So why has the MTA decided to exclude the PATH system? There's no rational reason for it from the perspective of the consumer, argues writer and digital media expert Stewart Mader. It's merely that, due to an accident of history, they've ended up run by different organisations.

This, Mader decided, is a bit silly. He lives in Hoboken, and works in Lower Manhattan, all of 12 minutes away on the train. And yet, "if you look at the map, you'd think there's nothing to the west of New York”.

And so, he's launched a campaign to get the MTA to start including the PATH on its subway map. It'd look something like this:

Click to expand. 

By making the map himself, Mader told us, he hoped to demonstrate to the MTA quite how easy it would be to actually, well, make this map.

This is not a new idea. As late as the 1960s, the PATH trains did appear on the subway map, albeit in a different colour to the main system:

An extract of the 1968 New York subway map.

Resurrecting this combined effort could be an easy win for the city authorities, Mader argues, expanding the functional area of the city for many residents at almost no cost. "We live in an era when capital construction is expensive. But ‘expansion’ doesn't have to mean building a new line – it can come from giving a clearer map."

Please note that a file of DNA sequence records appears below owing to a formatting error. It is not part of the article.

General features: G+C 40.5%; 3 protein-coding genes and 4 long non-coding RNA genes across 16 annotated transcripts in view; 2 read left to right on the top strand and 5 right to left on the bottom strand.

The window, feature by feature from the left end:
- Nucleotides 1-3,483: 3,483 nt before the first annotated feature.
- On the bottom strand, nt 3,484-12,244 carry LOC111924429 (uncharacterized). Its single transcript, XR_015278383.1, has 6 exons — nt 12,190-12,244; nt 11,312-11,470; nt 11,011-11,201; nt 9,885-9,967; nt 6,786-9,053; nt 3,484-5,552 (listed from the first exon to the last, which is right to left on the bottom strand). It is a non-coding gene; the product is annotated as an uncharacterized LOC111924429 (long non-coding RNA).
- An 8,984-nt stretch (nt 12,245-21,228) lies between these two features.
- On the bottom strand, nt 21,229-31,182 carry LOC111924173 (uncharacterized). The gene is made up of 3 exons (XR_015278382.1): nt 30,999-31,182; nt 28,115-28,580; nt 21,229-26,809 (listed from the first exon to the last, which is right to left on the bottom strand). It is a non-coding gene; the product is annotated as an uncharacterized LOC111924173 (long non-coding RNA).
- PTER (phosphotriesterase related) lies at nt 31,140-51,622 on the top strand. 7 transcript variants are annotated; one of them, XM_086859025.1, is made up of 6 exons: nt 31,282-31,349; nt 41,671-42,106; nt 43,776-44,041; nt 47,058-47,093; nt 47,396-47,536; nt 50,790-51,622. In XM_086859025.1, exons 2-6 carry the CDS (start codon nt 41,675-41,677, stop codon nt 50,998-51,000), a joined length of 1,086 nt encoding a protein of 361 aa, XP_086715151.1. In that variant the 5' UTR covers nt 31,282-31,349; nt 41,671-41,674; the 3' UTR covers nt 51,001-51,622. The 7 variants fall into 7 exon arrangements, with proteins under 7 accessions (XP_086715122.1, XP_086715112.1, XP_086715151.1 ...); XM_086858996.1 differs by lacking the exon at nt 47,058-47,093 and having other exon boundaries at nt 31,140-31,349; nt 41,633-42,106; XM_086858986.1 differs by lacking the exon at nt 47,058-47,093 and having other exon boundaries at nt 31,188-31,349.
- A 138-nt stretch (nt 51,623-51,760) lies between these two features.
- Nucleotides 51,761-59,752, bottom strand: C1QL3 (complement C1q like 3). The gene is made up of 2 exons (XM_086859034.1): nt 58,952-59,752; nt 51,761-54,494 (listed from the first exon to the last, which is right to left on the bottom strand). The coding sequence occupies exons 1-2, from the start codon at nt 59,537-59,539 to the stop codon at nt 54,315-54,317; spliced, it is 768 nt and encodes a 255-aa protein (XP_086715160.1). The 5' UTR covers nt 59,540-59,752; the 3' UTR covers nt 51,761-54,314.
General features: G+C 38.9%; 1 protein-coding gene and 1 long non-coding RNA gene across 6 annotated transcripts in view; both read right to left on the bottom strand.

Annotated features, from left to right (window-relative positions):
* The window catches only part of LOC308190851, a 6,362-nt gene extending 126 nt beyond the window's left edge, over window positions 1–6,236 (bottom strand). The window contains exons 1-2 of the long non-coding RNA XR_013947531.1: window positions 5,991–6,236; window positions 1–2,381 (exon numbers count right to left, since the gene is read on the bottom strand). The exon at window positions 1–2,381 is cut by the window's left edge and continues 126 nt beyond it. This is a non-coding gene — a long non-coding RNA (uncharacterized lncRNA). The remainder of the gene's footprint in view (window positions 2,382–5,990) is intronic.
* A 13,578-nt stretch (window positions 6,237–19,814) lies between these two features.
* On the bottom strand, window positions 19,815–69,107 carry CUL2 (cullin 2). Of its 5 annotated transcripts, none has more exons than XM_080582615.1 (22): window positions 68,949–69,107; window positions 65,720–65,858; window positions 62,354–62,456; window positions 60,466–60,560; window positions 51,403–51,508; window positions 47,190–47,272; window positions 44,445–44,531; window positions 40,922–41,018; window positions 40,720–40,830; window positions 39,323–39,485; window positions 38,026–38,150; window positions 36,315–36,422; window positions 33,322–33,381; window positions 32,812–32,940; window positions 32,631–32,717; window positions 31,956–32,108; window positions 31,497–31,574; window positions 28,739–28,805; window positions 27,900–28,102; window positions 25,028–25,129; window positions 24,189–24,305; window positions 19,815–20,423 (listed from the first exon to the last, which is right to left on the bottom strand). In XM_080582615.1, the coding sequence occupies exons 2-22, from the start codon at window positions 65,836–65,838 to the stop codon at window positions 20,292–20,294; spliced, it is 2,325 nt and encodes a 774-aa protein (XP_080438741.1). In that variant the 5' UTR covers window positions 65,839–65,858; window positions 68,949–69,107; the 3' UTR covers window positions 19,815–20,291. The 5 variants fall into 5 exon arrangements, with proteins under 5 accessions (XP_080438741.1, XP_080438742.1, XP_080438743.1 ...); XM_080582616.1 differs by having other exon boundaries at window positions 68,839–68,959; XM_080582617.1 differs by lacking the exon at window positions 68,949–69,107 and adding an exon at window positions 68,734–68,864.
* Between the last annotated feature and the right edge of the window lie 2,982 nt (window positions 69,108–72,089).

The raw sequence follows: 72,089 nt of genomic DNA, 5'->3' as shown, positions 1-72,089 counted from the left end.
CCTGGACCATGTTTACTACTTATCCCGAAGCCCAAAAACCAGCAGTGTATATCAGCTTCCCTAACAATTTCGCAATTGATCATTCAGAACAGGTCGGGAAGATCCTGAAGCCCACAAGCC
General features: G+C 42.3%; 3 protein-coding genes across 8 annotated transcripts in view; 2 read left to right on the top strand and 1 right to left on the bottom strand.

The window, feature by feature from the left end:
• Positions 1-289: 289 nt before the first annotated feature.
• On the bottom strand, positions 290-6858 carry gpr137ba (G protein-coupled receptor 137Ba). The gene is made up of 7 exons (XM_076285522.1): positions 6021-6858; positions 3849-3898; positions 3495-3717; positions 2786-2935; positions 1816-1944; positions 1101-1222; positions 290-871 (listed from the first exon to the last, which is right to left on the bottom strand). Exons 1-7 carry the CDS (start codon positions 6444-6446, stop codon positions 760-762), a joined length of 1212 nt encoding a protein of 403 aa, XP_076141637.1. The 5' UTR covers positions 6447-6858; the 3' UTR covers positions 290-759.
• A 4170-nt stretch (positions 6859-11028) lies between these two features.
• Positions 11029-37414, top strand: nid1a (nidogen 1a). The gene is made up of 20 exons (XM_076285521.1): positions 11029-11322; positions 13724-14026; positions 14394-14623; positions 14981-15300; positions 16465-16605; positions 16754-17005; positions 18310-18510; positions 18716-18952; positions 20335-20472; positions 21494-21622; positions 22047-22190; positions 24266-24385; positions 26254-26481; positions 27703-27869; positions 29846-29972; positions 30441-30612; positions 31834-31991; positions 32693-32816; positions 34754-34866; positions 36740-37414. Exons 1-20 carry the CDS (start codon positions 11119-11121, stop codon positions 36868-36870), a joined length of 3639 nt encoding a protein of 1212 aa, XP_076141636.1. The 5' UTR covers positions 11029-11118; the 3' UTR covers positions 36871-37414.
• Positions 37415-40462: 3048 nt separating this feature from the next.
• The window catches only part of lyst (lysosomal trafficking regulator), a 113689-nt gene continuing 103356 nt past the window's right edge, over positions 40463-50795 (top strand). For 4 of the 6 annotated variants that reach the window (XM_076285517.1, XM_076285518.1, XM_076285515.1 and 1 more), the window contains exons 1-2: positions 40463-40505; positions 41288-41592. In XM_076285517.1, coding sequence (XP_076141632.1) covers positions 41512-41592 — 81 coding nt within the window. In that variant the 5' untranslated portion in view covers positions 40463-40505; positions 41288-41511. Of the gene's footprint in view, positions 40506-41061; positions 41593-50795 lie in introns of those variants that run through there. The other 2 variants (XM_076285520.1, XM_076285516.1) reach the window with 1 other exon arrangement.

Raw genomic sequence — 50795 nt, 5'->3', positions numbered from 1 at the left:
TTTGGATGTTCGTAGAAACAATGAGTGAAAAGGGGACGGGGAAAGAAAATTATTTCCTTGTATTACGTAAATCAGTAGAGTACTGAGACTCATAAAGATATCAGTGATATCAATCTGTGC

Mader's campaign has attracted support from the mayors of Hoboken and Jersey City (well they would, wouldn’t they). Those who'd have to make the final decision, though, are the authorities at the MTA itself. Watch this space.

You can read more about this campaign here.

 
 
 
 

What’s in the government’s new rail strategy?

A train in the snow at Gidea Park station, east London, 2003. Image: Getty.

The UK government has published its new Strategic Vision for Rail, setting out policy on what the rail network should look like and how it is to be managed.